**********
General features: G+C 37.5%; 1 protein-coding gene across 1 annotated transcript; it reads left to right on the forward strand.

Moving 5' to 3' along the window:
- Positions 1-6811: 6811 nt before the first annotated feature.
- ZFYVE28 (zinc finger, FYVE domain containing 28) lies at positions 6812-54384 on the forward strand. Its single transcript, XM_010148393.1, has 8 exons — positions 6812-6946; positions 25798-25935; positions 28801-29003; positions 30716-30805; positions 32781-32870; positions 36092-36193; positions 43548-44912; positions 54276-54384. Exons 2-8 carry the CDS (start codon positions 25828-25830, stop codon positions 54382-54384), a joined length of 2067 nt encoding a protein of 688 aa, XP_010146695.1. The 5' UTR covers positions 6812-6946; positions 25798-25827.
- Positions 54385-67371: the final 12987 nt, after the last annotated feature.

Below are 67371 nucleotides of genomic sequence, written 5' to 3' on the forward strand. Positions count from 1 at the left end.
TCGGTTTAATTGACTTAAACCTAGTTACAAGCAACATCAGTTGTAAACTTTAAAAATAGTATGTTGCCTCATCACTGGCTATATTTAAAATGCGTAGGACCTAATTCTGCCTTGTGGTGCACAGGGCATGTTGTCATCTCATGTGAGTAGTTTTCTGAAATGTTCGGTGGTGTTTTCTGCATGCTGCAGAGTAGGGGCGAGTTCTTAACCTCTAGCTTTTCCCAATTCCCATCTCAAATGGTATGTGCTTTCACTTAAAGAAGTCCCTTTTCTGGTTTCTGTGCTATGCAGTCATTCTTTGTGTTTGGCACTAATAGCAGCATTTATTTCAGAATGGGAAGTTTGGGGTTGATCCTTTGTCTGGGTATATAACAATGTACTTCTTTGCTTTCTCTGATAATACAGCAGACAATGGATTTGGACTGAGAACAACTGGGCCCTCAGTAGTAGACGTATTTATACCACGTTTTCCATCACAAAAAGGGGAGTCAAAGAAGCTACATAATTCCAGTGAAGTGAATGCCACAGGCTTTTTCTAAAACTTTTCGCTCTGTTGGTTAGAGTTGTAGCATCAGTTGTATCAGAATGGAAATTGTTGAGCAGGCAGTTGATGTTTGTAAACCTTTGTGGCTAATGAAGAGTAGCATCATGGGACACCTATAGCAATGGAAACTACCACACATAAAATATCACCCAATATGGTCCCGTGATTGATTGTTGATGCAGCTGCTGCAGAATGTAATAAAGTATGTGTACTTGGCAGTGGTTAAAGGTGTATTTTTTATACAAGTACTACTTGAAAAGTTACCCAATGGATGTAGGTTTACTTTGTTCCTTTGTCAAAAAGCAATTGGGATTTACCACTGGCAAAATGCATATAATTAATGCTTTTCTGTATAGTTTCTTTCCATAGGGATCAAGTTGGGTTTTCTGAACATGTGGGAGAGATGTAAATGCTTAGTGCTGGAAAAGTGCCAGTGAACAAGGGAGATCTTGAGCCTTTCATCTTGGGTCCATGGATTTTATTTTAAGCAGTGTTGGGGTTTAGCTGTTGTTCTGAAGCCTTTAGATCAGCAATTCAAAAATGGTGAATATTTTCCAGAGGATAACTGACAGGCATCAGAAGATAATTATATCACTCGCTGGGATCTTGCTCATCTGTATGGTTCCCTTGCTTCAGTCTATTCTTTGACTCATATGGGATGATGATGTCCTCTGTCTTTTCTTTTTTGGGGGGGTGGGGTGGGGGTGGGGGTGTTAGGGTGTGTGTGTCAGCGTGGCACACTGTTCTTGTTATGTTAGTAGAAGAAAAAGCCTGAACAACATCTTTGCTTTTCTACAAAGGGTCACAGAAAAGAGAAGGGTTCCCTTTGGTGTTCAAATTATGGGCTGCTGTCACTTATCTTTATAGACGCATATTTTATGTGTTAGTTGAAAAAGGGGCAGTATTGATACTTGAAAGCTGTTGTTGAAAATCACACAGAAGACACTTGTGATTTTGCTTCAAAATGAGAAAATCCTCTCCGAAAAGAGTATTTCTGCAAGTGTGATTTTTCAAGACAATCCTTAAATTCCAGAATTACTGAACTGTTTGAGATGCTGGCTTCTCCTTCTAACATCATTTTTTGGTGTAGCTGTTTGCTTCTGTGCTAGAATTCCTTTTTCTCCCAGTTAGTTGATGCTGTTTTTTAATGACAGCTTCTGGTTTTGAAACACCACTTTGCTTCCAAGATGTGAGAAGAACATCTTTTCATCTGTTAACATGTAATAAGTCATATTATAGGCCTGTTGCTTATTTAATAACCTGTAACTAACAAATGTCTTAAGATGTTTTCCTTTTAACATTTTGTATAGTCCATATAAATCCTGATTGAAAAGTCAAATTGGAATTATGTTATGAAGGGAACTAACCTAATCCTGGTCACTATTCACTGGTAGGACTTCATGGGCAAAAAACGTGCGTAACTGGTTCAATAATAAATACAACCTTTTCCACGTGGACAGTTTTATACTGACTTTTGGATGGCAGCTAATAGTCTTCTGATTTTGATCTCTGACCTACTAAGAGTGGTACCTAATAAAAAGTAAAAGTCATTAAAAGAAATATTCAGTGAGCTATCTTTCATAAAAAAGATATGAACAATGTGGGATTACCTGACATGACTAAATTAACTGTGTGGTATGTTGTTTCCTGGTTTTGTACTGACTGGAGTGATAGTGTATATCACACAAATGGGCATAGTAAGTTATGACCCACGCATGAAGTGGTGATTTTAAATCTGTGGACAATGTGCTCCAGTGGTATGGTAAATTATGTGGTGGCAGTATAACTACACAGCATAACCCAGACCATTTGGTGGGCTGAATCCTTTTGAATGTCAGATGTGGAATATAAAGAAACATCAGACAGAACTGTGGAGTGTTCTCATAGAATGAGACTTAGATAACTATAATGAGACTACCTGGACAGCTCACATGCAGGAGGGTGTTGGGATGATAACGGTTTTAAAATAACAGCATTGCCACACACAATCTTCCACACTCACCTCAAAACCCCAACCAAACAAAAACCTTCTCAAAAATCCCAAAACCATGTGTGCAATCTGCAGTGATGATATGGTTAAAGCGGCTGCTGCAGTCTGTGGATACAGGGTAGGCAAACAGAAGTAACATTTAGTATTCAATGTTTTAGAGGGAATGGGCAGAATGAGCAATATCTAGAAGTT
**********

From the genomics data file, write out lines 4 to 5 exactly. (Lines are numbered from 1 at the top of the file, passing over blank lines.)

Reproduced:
- ZFYVE28 (zinc finger, FYVE domain containing 28) lies at positions 6812-54384 on the forward strand. Its single transcript, XM_010148393.1, has 8 exons — positions 6812-6946; positions 25798-25935; positions 28801-29003; positions 30716-30805; positions 32781-32870; positions 36092-36193; positions 43548-44912; positions 54276-54384. Exons 2-8 carry the CDS (start codon positions 25828-25830, stop codon positions 54382-54384), a joined length of 2067 nt encoding a protein of 688 aa, XP_010146695.1. The 5' UTR covers positions 6812-6946; positions 25798-25827.
- Positions 54385-67371: the final 12987 nt, after the last annotated feature.